Brussels Airlines Make Expense Management Easier
The expense management of Brussels Airlines is complex. Not in the least because the company has representatives all over the world. In order to arrange the paperwork in an efficient way, the airline joined forces with Rydoo.
It shouldn’t be surprising that Brussels Airlines decided to rely on one of Belgium’s most successful tech companies. “We try to promote the best of Belgium,” says Jan De Raeymaeker, former CFO at Brussels Airlines. But it’s more than only a small Belgian clique. At Brussels Airlines the time had come for an up-to-date tool, says Jan Derycke, VP finance accounting. “For a long time we processed the expenses manually. With this app you only have to take a picture of your receipts.” The Rydoo Expense app works not only on mobile phones but also via a browser, and it reads and selects automatically the most important information on the receipt. “In this way, you can submit your expenses in only a couple of minutes time. Our employees appreciate that very much. They don’t need to keep all their receipts and they can count on a faster process and faster reimbursements of their expenses,” says Derycke
This move is part of a broader project for digitization, says De Raeymaeker: “We want to make the financial department paperless. For example we now receive all the invoices digitally. That makes all the business flows within the company easier. As a result, management and sales people can deal with their core tasks instead of administration.” “We want our employees to work as efficiently as possible,” says De Raeymaeker. “We try to limit as much of the manual work as possible, in order to save time, but also in order to make the job as interesting as possible. We want to attract good people and we want to keep them. If you give people repetitive work, they often won’t stay long and they will lose motivation. We want to keep things interesting. We want to challenge our people.”
For a long time we processed expenses manually. With Rydoo, all you need is to take a picture of your receipts.
The journey of a receipt
Wim Derkinderen, CCO of Rydoo noticed that at a lot of companies the expense flow causes a huge amount administration work. “You can simply solve that problem with innovative technology,” says Derkinderen. “We started to automate the whole process. We started to track the journey a vat receipt makes within a company. We wanted to know what the best process is, in order to simplify each and every step.” The final result is a big timesaver, he tells us. “An employee used to wait four to eight weeks between submitting the expenses and getting refunded. The unique feature of our system is that you get approved on the level of each receipt. Before, the employee had to put all the receipts together. At the end of each month he made a whole file of his receipts, and when one or two were disapproved he had to start all over again. We now work on the basis of each cost you make. You have lunch, and you immediately forward the receipt.”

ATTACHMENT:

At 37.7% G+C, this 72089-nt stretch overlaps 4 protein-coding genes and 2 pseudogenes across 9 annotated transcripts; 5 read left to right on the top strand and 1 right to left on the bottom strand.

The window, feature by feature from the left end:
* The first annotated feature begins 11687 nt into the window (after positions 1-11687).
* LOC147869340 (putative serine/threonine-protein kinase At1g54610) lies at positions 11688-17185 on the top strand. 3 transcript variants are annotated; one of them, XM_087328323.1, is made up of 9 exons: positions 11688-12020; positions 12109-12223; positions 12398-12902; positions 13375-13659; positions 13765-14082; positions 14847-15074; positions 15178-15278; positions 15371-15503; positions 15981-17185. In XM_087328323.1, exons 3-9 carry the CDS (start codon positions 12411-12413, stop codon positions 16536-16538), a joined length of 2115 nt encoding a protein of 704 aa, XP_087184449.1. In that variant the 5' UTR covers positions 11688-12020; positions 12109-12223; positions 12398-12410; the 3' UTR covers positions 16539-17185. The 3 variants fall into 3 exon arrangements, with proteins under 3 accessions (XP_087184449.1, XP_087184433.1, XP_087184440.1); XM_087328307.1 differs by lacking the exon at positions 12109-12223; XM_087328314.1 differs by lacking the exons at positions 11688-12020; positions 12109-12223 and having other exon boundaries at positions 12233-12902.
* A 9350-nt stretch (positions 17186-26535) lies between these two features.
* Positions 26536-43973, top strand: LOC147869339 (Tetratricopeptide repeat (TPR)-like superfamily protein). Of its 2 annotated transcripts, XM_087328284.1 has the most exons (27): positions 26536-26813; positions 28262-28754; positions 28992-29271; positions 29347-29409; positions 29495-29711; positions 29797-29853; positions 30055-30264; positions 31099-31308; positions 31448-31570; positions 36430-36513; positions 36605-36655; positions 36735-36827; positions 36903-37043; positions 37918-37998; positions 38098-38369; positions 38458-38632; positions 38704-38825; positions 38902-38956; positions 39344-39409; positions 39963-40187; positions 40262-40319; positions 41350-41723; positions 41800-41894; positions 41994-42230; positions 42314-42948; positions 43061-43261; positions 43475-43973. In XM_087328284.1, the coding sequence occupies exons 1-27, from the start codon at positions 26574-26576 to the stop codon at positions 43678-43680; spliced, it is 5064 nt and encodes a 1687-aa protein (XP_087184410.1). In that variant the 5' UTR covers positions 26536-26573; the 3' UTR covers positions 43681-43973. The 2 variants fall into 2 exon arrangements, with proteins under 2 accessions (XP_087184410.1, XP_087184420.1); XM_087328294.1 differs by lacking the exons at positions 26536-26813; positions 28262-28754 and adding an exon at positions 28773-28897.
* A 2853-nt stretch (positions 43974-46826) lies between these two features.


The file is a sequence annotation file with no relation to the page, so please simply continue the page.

“The speed is a big advantage not only for the company, but also for the employees”, says Derkinderen. “Employees no longer have to hand in their physical receipts. Nobody likes to do that. But also for them it goes faster. Some employees travel a lot, and they spend thousands of euros. It’s not logical they have to wait weeks before they get reimbursed.” De Raeymaeker sees a similar situation at Brussels Airlines. “The changes are well received,” he says. “High acceptability is crucial for technologies like SaaS,” Derkinderen says. “Before, these kinds of projects took an extremely long time, but our transition to Rydoo was fast. It was plug-andplay.
Also the accountants can work faster, because the system has built-in automatic check-ups of the expenses policy. “For example, we set alarms on violations of the company policy,” says Derkinderen. “You can spend a certain amount of money in a restaurant and if you spend more, then the system will indicate that.” These kinds of compliance rules offer an added advantage for Brussels Airlines. “We started to notice that people don’t always follow the rules,” says De Raeymaeker. “If employees have lunch with someone, they have to mention that: who, where, when, etc. The digitization makes people follow the rules, and we can control the expenses in a better way.